A rash of data has greeted a Treasury market that was already experiencing an early morning sell-off. The second estimate of Q1 GDP from the Bureau of Economic Analysis was the day’s most eagerly awaited news and it came in at an unchanged 6.4%. Also in the report, we learned that Q1 Personal Consumption rose 11.3% in an upward revision from the previously reported 10.7%. The quarter-over-quarter Personal Consumption Expenditures Index was revised to a 2.5% rate from 2.3%.
From the Census Bureau, a preliminary April report was released showing that Durable Goods Orders fell 1.3% in a surprise outcome for analysts expecting to see growth of 0.8%. Without Transportation, Orders grew 1% and that beat estimates calling for 0.7%. March’s growth of 1.9% was revised to 3.2%. Core Capital Goods Orders grew 2.3% versus predictions of 1% while March’s growth of 1.2% was revised to 1.6%. The Bureau of Labor Statistics reported that Initial Jobless Claims for the week ending May 22nd totaled 406k and that was less than the prior week’s 444k and also less than the 425k that was forecast. Continuing Claims for the week ending May 15th fell to 3.64M from a downwardly revised 3.74M versus estimates of 3.68M.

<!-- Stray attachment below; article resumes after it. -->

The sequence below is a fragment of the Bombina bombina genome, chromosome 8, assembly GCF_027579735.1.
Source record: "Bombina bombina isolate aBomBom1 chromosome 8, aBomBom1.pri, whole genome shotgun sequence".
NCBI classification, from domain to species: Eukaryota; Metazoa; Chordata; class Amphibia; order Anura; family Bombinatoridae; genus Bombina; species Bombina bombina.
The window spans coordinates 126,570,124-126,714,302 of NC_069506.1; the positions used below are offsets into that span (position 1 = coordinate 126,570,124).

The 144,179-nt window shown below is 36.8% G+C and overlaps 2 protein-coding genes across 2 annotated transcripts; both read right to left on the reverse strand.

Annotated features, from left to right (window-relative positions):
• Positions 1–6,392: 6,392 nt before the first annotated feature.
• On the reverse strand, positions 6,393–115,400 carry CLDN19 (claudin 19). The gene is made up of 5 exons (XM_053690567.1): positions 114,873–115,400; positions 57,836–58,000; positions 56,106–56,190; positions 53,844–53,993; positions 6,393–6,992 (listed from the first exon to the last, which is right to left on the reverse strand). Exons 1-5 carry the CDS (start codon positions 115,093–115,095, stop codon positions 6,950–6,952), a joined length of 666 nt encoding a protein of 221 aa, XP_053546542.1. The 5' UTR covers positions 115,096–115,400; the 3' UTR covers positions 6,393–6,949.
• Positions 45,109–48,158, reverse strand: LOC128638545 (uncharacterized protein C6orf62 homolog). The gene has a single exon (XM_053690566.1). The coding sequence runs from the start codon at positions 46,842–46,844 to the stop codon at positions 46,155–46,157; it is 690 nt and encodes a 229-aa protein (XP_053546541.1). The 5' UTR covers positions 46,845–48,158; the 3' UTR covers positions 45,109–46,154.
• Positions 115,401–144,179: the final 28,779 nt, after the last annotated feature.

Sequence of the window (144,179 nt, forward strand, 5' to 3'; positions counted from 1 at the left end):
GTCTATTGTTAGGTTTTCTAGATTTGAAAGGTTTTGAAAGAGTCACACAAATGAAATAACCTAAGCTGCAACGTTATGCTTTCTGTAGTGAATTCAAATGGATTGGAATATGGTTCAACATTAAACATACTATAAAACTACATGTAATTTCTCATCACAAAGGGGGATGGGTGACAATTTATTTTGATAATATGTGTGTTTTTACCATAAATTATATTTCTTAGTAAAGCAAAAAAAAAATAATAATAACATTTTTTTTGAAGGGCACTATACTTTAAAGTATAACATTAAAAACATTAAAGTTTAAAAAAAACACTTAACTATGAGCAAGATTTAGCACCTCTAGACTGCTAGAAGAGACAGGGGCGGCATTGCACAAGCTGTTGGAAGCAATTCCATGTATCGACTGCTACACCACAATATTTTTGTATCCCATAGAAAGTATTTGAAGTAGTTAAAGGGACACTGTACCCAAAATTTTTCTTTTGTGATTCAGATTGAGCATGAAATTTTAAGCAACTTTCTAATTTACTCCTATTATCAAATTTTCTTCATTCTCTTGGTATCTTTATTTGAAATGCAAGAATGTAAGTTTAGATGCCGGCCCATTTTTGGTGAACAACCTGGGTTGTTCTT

Later today we’ll hear about April’s Pending Home Sales from the National Association of Realtors and the Kansas City Fed will be announcing its Manufacturing Index for May. The Treasury will then be selling $62B Seven-Year notes. Treasury prices were already starting the day off lower and that hasn’t changed much since this morning’s news arrived. The Long Bond’s yield has inched up to 2.29% while the Ten-Year’s yield has risen to 1.61%. The Two-Year is still steady at around 15 basis points. Crude oil is off about a half-dollar to $65.73 while gold is unchanged at $1,896. Equity futures are mixed.